How do I want to spend the rest of my life?

To love oneself is the beginning of a lifelong romance. ~Oscar Wilde

mind full iconI live in questions. It helps me thrive. Being open-minded (and open-hearted) is incompatible with anxiety and depression. Instead of seeking concrete answers, I aim to dwell in the questions, look deeply at details, and remember that the answers are always unfolding and evolving with time.

This morning, this question came: How do I want to spend the rest of my life?

It’s a question you could ask yourself every day.

The phrasing of the question strikes me. It’s not asking where, nor “what I want to do” with the rest of my precious existence in this particular incarnation. It’s asking how.

Maybe it’s an obvious question, but because I’ve been so focused on the where and what rather than the how, this question feels rather revolutionary.

So, I’ve been pondering and responding to it in various journals all day long. Mostly prose, some doodling. And, a poem:

How do I want to spend the rest of my life?

Living in questions
Gazing at violet sunsets
Loving deeply
Inviting intensity
Cherishing the moment
Thanking life
Learning precious lessons
Teaching yoga
Practicing nonstop mindfulness
Writing poems
Breathing with equanimity
Generating compassion

~

I know I’m moving in June, because I have decided to move in June, but I don’t know where. I’ve been in a state of major fertile confusion regarding my future. I signed up for an international teaching job fair in San Francisco in mid-February, but I am more intrigued by the possibility of moving to nearby Lake Atitlán than by the idea of starting over in a totally new foreign city where I know no one and don’t speak the language.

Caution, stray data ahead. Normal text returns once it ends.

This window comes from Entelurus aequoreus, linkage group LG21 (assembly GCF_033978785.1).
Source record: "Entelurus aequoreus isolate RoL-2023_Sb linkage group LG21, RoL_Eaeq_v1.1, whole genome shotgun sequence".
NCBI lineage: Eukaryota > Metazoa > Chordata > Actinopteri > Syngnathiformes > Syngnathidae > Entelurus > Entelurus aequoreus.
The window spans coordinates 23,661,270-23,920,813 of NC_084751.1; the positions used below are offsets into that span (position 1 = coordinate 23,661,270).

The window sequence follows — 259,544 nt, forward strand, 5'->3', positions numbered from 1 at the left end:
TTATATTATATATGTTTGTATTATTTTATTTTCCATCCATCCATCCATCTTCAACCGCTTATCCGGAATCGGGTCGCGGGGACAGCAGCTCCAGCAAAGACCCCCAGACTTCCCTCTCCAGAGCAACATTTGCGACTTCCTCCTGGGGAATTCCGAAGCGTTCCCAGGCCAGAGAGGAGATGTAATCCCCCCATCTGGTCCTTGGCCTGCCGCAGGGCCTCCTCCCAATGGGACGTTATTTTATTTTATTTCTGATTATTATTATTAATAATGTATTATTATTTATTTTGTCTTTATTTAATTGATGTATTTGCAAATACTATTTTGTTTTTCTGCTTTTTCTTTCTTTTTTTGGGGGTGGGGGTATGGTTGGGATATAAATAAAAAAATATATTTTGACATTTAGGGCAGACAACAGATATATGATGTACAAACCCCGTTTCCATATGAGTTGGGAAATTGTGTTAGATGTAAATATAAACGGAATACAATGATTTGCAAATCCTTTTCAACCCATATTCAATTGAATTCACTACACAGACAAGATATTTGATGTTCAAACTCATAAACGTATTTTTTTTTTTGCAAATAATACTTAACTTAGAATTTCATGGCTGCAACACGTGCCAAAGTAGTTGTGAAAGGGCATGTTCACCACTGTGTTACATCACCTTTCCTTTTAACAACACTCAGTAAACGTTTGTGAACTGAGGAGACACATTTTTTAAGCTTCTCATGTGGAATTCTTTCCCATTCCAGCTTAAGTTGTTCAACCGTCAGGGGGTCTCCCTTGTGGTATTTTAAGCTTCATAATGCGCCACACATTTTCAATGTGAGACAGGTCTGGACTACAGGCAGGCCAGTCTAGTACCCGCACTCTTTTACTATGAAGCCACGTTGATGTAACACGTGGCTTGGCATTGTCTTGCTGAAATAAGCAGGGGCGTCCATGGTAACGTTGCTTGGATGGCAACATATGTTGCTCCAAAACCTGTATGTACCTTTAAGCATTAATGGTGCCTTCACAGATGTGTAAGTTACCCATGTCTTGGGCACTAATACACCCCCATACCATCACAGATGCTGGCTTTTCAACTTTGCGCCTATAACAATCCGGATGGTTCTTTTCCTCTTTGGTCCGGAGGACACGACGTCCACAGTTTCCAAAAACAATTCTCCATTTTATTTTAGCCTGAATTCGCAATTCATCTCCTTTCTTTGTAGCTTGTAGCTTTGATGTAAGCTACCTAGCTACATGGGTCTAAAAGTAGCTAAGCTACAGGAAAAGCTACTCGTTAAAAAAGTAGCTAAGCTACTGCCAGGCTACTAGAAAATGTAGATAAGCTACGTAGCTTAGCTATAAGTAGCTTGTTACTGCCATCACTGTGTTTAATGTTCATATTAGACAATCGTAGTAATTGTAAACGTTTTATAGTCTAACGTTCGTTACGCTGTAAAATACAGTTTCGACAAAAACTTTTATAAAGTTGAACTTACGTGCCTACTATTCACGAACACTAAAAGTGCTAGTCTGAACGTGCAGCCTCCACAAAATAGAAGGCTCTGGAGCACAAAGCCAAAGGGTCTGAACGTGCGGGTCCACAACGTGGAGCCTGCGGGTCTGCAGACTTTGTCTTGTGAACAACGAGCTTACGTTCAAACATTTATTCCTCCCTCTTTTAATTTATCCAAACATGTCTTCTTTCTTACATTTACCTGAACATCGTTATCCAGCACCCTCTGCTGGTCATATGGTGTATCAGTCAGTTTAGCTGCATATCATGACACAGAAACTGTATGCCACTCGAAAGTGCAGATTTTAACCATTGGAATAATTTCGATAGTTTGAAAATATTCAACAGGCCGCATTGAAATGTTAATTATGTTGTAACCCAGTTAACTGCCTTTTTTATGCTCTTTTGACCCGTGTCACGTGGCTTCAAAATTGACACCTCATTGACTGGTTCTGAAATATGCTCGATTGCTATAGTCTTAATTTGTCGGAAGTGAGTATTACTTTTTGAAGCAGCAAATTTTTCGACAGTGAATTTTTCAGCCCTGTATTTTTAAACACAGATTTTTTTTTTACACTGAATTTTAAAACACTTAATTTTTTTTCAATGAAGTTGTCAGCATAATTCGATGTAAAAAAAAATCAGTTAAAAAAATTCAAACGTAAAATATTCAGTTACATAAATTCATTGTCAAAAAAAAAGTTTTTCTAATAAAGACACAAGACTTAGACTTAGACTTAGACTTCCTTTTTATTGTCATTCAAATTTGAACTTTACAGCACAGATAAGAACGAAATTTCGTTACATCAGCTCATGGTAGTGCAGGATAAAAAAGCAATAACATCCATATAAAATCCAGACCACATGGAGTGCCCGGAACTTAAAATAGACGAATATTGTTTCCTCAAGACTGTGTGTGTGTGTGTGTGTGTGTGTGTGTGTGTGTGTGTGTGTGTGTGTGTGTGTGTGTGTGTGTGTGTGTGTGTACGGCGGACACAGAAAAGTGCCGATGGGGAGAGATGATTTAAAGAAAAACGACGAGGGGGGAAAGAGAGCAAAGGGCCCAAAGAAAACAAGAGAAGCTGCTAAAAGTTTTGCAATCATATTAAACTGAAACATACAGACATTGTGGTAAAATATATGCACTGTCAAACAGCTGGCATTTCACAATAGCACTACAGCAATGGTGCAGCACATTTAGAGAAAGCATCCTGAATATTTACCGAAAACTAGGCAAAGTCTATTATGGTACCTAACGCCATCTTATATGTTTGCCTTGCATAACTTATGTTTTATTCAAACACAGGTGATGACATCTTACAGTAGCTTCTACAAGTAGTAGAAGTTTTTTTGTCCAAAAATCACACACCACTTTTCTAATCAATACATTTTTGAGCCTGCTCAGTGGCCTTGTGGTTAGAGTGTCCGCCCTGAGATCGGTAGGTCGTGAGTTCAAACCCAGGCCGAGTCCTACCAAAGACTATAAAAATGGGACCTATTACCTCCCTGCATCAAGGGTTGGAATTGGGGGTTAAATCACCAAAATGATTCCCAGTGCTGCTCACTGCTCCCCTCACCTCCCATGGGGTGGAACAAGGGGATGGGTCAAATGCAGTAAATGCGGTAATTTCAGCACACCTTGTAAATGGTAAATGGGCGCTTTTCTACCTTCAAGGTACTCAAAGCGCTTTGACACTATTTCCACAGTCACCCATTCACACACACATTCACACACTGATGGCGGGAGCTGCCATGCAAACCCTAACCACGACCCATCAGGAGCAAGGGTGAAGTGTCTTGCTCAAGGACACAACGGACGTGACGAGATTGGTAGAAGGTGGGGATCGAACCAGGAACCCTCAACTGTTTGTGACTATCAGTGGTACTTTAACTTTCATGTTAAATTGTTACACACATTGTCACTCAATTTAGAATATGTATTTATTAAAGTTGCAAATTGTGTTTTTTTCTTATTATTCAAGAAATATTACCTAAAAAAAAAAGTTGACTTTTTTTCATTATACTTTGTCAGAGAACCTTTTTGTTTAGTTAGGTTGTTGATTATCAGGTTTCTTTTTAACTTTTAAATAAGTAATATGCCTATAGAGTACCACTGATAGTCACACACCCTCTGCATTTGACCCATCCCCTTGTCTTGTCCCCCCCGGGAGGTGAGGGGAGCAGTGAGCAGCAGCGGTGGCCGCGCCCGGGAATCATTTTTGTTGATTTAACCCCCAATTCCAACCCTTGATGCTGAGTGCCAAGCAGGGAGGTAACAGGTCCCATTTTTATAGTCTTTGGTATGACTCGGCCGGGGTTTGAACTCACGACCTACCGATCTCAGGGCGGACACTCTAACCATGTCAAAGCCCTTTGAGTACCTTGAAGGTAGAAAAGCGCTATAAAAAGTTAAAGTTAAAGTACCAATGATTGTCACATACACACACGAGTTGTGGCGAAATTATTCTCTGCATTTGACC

Fear is holding me back from “taking the dive,” as it were. Having acknowledged that, I will sit with and experience the fear rather than hide from it. Is it fear of being poor? As a school teacher in Asia, I could put away up to $20K per year in the bank; as a school teacher in a Guatemalan pueblo, I’d make just enough money to cover my living expenses. But there’s always the variable yoga teaching income to consider. With regard to my still somewhat blurry vision for expanding Yoga Freedom, which would be SO IDEAL to do at the lake, is it fear of failure? Or of success?

This gem from Free Will Astrology landed in my inbox this afternoon and made me feel better.

Let me remind you who you really are: You’re an immortal freedom fighter who longs to liberate all sentient creatures from their suffering. You’re a fun-loving messiah who devoutly wants to help all of your fellow messiahs claim the ecstatic awareness that is their birthright.

Yeah! I am!

How do I want to spend the rest of my life? Writing, teaching, healing, traveling, serving, loving, expanding. Moving as gracefully as possible from moment to moment. As for the specifics, I’ll figure those out in due time, I trust.

I also stumbled upon this wisdom on “The Optimism of Uncertainty” by Howard Zinn:

“We don’t have to engage in grand, heroic actions to participate in the process of change. Small acts, when multiplied by millions of people, can transform the world . . . An optimist isn’t necessarily a blithe, slightly sappy whistler in the dark of our time. To be hopeful in bad times is not just foolishly romantic. It is based on the fact that human history is a history not only of cruelty, but also of compassion, sacrifice, courage, kindness. What we choose to emphasize in this complex history will determine our lives. If we see only the worst, it destroys our capacity to do something. If we remember those times and places — and there are so many — where people have behaved magnificently, this gives us the energy to act, and at least the possibility of sending this spinning top of a world in a different direction.”

¿Y tú?

How do you want to spend the rest of your life?

2 thoughts on “How do I want to spend the rest of my life?

  1. Thanks for sharing!
    Do not let fear control you or make your decisions for you!
    “You gain strength, courage, and confidence by every experience in which you really stop to look fear in the face.” -Eleanor Roosevelt

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